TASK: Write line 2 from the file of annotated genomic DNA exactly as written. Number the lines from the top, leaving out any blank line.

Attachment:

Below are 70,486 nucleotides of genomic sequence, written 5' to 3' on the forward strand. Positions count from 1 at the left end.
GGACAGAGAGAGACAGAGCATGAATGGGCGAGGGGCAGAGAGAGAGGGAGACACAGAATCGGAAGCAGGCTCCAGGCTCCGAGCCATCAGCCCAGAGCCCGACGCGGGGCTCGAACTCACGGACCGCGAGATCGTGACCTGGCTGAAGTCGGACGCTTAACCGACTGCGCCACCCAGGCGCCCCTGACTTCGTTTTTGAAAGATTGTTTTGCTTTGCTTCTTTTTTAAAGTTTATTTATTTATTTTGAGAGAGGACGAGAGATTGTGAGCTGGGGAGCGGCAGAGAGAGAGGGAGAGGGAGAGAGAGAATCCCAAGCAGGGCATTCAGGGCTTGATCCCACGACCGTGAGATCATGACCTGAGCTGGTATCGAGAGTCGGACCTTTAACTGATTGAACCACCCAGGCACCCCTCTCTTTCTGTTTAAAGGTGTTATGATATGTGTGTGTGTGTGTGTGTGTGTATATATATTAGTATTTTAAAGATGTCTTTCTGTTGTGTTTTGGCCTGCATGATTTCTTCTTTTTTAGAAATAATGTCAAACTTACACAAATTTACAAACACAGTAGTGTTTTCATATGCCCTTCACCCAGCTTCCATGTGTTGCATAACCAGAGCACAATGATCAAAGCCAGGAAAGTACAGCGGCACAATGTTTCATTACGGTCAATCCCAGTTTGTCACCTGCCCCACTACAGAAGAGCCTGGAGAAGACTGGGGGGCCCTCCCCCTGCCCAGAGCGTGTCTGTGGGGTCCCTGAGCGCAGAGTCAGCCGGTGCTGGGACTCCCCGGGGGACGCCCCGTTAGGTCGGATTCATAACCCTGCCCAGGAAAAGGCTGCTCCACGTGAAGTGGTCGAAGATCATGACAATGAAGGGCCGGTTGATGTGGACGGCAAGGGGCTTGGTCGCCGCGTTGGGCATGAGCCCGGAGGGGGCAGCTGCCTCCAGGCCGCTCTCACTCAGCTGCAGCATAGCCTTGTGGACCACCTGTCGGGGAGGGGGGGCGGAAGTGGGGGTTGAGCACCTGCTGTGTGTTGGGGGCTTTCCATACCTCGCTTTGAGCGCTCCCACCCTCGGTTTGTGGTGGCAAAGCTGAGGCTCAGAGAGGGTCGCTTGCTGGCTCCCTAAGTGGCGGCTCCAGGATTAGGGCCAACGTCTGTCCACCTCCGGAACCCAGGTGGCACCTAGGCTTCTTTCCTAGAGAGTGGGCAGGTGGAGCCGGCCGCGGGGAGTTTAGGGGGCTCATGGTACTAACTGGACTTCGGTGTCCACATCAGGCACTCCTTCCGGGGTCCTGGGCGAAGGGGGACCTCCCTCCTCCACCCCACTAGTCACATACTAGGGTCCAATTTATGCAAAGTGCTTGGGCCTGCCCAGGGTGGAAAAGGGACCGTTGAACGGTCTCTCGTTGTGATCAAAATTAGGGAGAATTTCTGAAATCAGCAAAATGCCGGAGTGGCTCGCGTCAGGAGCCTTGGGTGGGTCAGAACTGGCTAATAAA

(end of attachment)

GGACAGAGAGAGACAGAGCATGAATGGGCGAGGGGCAGAGAGAGAGGGAGACACAGAATCGGAAGCAGGCTCCAGGCTCCGAGCCATCAGCCCAGAGCCCGACGCGGGGCTCGAACTCACGGACCGCGAGATCGTGACCTGGCTGAAGTCGGACGCTTAACCGACTGCGCCACCCAGGCGCCCCTGACTTCGTTTTTGAAAGATTGTTTTGCTTTGCTTCTTTTTTAAAGTTTATTTATTTATTTTGAGAGAGGACGAGAGATTGTGAGCTGGGGAGCGGCAGAGAGAGAGGGAGAGGGAGAGAGAGAATCCCAAGCAGGGCATTCAGGGCTTGATCCCACGACCGTGAGATCATGACCTGAGCTGGTATCGAGAGTCGGACCTTTAACTGATTGAACCACCCAGGCACCCCTCTCTTTCTGTTTAAAGGTGTTATGATATGTGTGTGTGTGTGTGTGTGTGTATATATATTAGTATTTTAAAGATGTCTTTCTGTTGTGTTTTGGCCTGCATGATTTCTTCTTTTTTAGAAATAATGTCAAACTTACACAAATTTACAAACACAGTAGTGTTTTCATATGCCCTTCACCCAGCTTCCATGTGTTGCATAACCAGAGCACAATGATCAAAGCCAGGAAAGTACAGCGGCACAATGTTTCATTACGGTCAATCCCAGTTTGTCACCTGCCCCACTACAGAAGAGCCTGGAGAAGACTGGGGGGCCCTCCCCCTGCCCAGAGCGTGTCTGTGGGGTCCCTGAGCGCAGAGTCAGCCGGTGCTGGGACTCCCCGGGGGACGCCCCGTTAGGTCGGATTCATAACCCTGCCCAGGAAAAGGCTGCTCCACGTGAAGTGGTCGAAGATCATGACAATGAAGGGCCGGTTGATGTGGACGGCAAGGGGCTTGGTCGCCGCGTTGGGCATGAGCCCGGAGGGGGCAGCTGCCTCCAGGCCGCTCTCACTCAGCTGCAGCATAGCCTTGTGGACCACCTGTCGGGGAGGGGGGGCGGAAGTGGGGGTTGAGCACCTGCTGTGTGTTGGGGGCTTTCCATACCTCGCTTTGAGCGCTCCCACCCTCGGTTTGTGGTGGCAAAGCTGAGGCTCAGAGAGGGTCGCTTGCTGGCTCCCTAAGTGGCGGCTCCAGGATTAGGGCCAACGTCTGTCCACCTCCGGAACCCAGGTGGCACCTAGGCTTCTTTCCTAGAGAGTGGGCAGGTGGAGCCGGCCGCGGGGAGTTTAGGGGGCTCATGGTACTAACTGGACTTCGGTGTCCACATCAGGCACTCCTTCCGGGGTCCTGGGCGAAGGGGGACCTCCCTCCTCCACCCCACTAGTCACATACTAGGGTCCAATTTATGCAAAGTGCTTGGGCCTGCCCAGGGTGGAAAAGGGACCGTTGAACGGTCTCTCGTTGTGATCAAAATTAGGGAGAATTTCTGAAATCAGCAAAATGCCGGAGTGGCTCGCGTCAGGAGCCTTGGGTGGGTCAGAACTGGCTAATAAA